Emotional clutter, just like physical clutter, is the “stuff” of life that holds us back from the places (real or perceived) we want to go. Could you be an emotional hoarder? Answer the following five questions below and if you answer ‘yes’ to any of them, read on for some sure-fire solutions to set you free.
1. Do you tend to focus on incidents or events in your past that made you feel bad?
2. Is there anyone in your life that you dread seeing or spending time with?
3. Do you subject yourself to social situations out of guilt, a sense of obligation or pressure from another person whose values don’t match your own?
4. Are there any negative associations or traumas consuming any part of your world?
5. Are you frequently angry or irritated by those around you?
Confronting Your Clutter author and licensed mental health counselor Carolyn Koehnline explains in her book: “Physical, mental, emotional and time clutter are not neatly separated categories. A cluttered space depresses me and scatters my thinking. A cluttered mind keeps me from making clear choices on my own behalf. When my heart is cluttered, I have difficulty knowing what to keep and what to let go. A cluttered schedule means I’m always running out the door late, feeling fragmented, distracted, and leaving disaster in my wake.”
Sound familiar? Here are some tips to get you out from under the weight of emotional clutter.
1. Remove ‘should’ from your vocabulary
As in: I should do this or I shouldn’t get out of this miserable relationship. “These are just examples of how we maintain the emotional clutter in our lives,” said psychologist, physical therapist and author of the best-selling book A Happy You: Your Ultimate Prescription for Happiness, Elizabeth R. Lombardo. Think about how all of these “shoulds” are holding you back. Which ones can you release so that you can make more room for “I get to…,” “I can’t wait to…” and “I’m thrilled to be a part of…”?
2. Figure out what is important to you, then prioritize
According to Lombardo, when we apply our own individual values and strengths, we are much happier. Sometimes it’s just a matter of taking the time to regroup and ask yourself: What and who do I really care about? Write it down. Take the time to identify the things that are most meaningful to you and then determine how you can incorporate more of them into your life.
Ever come back from a run, a long walk or a yoga session feeling totally refreshed and clear headed? Exercise reduces stress and depression, gives us positive energy and helps us see things from a different perspective. Whenever you’re feeling frustrated, angry or just plain stuck, get your body moving and the answers just may present themselves to you in blazing color.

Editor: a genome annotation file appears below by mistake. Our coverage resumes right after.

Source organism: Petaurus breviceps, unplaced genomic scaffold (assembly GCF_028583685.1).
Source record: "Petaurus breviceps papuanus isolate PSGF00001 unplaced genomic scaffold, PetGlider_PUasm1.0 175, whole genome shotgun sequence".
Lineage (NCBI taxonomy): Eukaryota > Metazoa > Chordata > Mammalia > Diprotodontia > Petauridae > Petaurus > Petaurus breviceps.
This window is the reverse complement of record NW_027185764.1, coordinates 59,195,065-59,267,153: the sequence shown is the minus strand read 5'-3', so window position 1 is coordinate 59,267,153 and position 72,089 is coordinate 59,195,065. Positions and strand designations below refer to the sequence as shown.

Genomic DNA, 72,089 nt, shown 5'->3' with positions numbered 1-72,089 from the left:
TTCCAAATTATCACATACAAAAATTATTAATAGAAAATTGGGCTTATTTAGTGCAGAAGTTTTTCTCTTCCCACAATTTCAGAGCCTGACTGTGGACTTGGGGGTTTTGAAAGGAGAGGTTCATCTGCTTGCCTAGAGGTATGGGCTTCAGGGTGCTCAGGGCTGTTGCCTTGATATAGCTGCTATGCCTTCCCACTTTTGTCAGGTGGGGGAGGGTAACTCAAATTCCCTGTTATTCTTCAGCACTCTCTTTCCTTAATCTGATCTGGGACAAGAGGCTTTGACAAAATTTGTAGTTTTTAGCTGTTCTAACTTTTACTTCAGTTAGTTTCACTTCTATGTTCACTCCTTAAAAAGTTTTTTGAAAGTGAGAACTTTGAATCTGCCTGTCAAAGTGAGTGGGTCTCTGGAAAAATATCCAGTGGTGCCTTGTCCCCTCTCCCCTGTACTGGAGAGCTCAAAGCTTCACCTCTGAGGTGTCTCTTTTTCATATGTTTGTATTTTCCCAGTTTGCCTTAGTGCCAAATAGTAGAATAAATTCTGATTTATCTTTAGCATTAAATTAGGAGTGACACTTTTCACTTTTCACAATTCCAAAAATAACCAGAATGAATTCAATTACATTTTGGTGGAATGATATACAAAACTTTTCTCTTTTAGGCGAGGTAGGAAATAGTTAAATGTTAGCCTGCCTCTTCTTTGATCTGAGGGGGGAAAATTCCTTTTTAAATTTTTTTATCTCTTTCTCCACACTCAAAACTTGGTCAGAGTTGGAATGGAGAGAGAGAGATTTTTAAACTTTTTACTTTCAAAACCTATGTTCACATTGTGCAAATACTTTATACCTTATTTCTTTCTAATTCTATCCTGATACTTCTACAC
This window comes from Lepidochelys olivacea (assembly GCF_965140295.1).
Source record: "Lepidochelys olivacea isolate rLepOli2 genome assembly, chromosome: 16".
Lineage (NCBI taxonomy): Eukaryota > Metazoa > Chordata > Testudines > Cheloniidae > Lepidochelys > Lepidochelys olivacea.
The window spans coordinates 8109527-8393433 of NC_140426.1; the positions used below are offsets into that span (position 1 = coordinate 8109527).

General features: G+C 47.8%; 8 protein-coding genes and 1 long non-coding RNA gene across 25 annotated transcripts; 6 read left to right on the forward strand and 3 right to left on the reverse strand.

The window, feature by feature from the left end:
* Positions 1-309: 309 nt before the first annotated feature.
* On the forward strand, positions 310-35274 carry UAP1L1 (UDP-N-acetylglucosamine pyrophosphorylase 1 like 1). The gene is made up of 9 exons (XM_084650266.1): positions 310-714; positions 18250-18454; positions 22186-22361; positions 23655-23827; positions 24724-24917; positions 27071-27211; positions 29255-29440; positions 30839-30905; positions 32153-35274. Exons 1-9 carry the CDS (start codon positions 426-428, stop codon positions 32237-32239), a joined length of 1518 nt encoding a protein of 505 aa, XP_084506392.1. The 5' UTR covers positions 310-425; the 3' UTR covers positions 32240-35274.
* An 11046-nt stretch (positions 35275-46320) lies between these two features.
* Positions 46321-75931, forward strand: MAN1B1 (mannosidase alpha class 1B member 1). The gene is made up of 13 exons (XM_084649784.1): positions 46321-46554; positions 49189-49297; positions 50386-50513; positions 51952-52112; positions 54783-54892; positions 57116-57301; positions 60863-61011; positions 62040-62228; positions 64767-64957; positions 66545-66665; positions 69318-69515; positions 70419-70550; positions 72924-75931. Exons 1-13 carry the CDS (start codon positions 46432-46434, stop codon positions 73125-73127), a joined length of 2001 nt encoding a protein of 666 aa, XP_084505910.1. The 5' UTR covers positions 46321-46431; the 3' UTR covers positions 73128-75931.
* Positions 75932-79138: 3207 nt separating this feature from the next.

4. Pay attention to how you feel
There are only so many hours in every day. When it comes to relationships, clinical psychologist, professor of psychology and media commentator Dr. Ramani Durvasula encourages people to give themselves a feeling check. “There are X kinds of people in our world – (a) those we are forced into contact with by dint of employment, family or neighborhood proximity; (b) people who make us feel good and we choose to be with them; (c) people who lead us to feel bad about ourselves or the world. If you don’t like how someone makes you feel, ask yourself WHY do you spend time around this person?” said Durvasula. “The top reasons for this are guilt, obligation, duty, fear, laziness or you just don’t want to disappoint or inconvenience others. In general, you wouldn’t eat food that makes you feel ill, so why would you consume a person who makes you feel ill?” Figure out who the keepers are and stay focused there. They’ll carry you through the tough times when you need the energy to deal with unpleasant people you have to deal with, i.e. a bad boss or a difficult family member.
5. Clean up your emotional house
Durvasula likens this to devising an exit strategy for letting go of the people in your life who undermine you or otherwise insert toxicity into your world. “Emotionally cleaning house creates new spaces for those who bring wellness into your life to move into,” said Durvasula. “Interestingly, it is often the toxic people who suck more of our time – drawing us away from the authentic ones that make us feel good. The good news is that you don’t have to confront anyone in the process or attend lengthy therapy sessions unless you want to. This is merely an attitude shift you can make on your own. “There is no virtue in holding onto old hurts or grievances,” said Karen Kingston, author of Clearing Your Clutter With Feng Shui. “I see so many people who harbor anger and resentment, sometimes for decades. What they don’t realize is that they are hurting themselves in the process. So many of the things that we find fault with in others are actually traits we don’t like about ourselves. Once we can recognize that, we can move on.”
How do you declutter your life?